By A. D. McKenzie
BELGRADE, Apr 10 2019 – The murder of Brazilian politician and human rights activist Marielle Franco just over a year ago and attacks on other rights activists around the world have galvanised civil society organisations, with the United Nations heightening its own strategy to protect rights defenders.
However, some countries aren’t interested in cooperating with civil society or international governmental bodies and even actively engage in smear campaigns against rights advocates.
“An increasing number of states have now refused to cooperate with the UN,” said Michel Forst, Special Rapporteur on the situation of human rights defenders, in the Office of the United Nations High Commissioner for Human Rights.
“They don’t want to invite any more special rapporteurs to visit the countries or to produce reports,” he told journalists at a press briefing during International Civil Society Week (ICSW 2019), an annual gathering of civil society leaders, activists and citizens taking place in the Serbian capital this week, Apr. 8-12.
The meeting – co-hosted by the Johannesburg-based global civil society alliance CIVICUS – has brought together more than 850 delegates who are focusing on issues ranging from “the crackdown on media freedom to emergency assistance for NGOs under attack”. It is also addressing the “power” of solidarity alongside greater accountability.
Forst said he was attending the event to learn from the participants. His next report, to be presented during the UN General Assembly in the fall, will focus on impunity, as only about 5 percent of attacks on rights defenders have been investigated and the perpetrators “brought to justice”, he told journalists.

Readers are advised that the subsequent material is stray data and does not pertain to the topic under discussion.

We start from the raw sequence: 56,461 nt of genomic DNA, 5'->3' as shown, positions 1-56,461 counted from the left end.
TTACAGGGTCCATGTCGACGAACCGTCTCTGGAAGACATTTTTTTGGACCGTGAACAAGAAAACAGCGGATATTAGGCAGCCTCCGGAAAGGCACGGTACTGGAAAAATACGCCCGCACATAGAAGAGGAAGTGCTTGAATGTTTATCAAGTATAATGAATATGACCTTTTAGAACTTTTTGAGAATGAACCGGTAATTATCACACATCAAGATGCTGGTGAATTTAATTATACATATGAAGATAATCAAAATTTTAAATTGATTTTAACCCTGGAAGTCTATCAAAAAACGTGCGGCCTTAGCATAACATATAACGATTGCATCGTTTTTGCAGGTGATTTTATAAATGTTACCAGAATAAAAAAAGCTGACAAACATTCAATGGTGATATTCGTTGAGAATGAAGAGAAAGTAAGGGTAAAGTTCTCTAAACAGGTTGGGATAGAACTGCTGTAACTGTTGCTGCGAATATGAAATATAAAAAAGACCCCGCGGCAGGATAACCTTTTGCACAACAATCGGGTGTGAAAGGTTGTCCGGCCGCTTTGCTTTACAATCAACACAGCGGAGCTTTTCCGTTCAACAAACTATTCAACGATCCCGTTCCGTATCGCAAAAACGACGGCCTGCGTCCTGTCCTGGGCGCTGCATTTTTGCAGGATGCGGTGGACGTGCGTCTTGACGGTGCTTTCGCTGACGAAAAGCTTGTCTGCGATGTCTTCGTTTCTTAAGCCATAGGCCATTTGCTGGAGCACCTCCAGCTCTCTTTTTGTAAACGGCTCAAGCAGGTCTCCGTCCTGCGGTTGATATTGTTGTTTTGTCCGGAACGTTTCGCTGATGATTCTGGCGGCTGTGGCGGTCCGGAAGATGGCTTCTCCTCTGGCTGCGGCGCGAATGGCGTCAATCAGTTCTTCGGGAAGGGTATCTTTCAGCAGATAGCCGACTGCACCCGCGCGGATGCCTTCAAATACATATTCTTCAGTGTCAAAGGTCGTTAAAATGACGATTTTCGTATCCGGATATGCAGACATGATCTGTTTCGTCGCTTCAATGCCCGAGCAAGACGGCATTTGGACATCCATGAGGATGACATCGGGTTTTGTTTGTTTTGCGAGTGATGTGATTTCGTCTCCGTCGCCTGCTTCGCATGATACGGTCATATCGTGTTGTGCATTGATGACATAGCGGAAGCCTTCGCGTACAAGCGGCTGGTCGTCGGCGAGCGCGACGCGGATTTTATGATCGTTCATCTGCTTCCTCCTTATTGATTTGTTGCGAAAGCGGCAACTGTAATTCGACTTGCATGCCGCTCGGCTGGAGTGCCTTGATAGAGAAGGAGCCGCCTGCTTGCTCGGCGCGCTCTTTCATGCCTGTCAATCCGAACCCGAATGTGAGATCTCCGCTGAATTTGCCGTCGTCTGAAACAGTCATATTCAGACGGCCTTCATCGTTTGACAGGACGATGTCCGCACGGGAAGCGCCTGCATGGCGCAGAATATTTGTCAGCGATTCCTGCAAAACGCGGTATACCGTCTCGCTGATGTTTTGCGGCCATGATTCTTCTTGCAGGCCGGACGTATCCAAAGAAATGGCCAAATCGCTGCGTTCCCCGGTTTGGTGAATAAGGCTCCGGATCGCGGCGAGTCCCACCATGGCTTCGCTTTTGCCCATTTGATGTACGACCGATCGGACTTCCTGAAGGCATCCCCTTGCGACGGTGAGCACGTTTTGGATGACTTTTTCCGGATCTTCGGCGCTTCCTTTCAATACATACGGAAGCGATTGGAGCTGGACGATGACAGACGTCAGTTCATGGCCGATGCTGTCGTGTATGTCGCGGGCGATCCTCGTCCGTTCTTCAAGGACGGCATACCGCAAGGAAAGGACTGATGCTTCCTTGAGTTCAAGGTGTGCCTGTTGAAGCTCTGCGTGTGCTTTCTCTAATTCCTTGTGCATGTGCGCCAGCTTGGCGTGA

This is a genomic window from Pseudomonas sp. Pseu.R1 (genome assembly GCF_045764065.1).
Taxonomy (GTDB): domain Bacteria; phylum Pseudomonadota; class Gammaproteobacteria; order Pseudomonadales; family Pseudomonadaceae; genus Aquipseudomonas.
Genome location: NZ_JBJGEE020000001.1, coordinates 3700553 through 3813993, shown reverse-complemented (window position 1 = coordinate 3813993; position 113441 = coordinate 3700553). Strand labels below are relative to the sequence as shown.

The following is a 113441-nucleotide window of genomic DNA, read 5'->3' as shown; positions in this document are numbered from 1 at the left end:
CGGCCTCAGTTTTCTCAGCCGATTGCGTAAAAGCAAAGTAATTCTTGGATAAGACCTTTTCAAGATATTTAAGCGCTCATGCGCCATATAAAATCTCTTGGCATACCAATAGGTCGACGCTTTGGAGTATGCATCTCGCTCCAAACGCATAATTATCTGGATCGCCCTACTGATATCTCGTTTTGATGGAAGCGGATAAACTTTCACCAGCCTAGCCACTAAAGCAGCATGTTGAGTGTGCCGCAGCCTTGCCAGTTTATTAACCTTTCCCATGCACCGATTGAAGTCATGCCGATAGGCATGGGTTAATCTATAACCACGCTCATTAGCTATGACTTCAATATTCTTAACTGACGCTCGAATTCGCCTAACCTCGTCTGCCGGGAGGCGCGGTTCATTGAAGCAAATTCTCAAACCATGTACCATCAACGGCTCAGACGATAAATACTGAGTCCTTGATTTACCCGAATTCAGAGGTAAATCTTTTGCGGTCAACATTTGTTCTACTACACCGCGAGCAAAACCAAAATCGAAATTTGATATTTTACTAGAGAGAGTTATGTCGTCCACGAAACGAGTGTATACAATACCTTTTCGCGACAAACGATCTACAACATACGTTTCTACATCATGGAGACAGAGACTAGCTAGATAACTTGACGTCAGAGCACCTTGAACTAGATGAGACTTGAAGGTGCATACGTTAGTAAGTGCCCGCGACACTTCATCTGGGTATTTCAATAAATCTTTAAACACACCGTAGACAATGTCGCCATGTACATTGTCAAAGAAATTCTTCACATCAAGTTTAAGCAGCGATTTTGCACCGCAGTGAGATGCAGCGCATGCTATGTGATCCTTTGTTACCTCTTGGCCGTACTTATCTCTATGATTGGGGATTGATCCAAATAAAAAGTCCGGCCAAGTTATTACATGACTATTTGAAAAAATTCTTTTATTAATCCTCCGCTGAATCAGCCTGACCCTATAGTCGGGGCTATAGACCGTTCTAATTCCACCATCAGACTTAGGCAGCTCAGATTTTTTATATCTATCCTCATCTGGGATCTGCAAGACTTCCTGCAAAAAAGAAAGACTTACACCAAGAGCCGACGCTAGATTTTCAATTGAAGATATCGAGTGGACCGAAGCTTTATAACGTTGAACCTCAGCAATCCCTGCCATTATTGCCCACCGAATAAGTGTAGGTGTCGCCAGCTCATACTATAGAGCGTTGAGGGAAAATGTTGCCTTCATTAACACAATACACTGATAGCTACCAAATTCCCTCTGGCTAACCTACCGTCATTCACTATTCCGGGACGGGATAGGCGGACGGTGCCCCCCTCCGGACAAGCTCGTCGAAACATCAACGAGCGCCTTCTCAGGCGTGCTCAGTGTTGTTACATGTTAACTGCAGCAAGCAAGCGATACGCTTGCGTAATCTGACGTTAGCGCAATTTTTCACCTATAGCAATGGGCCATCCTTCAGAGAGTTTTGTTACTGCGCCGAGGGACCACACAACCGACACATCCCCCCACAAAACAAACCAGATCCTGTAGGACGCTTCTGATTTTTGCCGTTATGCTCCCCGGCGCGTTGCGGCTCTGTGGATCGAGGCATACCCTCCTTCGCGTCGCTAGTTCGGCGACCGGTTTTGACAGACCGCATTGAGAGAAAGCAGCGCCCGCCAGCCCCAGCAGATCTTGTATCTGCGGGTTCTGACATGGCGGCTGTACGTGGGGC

A growing problem in protecting rights defenders is the way in which some states try to defame activists, Forst said. In regions from Europe to Latin America, there are on-going campaigns to discredit rights advocates, and public opinion can be influenced by the derogatory terminology.
“These campaigns are dangerous for defenders,” he said. “They are called ‘enemies of the state’, they are called ‘promoters of western values’, they are (said to be) ‘against development’.”
In some countries, activists are also accused of having links to terrorism and of opposing progress when they try to block projects that are disastrous for the environment or for indigenous peoples.
“What is also a matter of concern for me is that these campaigns are led by politicians, by political actors, prime ministers, ministers of foreign affairs, ministers of defence,” Forst added.
He said the Belgrade ICSW meeting was important for activists to see that what is happening in their home country or region may also be taking place elsewhere, so that they can try to build bridges and strengthen links.
The meeting has in fact highlighted similarities in methods of repression around the world – methods that include not only physical attacks, but surveillance, travel bans, on-line harassment and the use of government structures and legislation to try to suppress freedoms.
Even as the ICSW meeting takes place, rights organisations elsewhere have been issuing alarms about breaches of civic and media rights. Separately from the event in Belgrade, rights organisation PEN America on Apr. 9 warned that the “Trump administration’s targeting of journalists has reached a new level”.
The group pointed to reports from the U.S.-Mexico border (and leaked documents from a Department of Homeland Security whistle-blower) indicating that “U.S. government agencies have been tracking and monitoring over 50 individuals, mostly journalists and immigration advocates, as they report on the humanitarian situation” at the U.S. southern border.
Government entities have reportedly participated in the “tracking and monitoring of these journalists, including the creation of a U.S. government database containing sensitive personal information”, PEN America said. The group called the database “a shocking and unwarranted violation of journalists’ First Amendment rights” and “an appalling violation of press freedom”.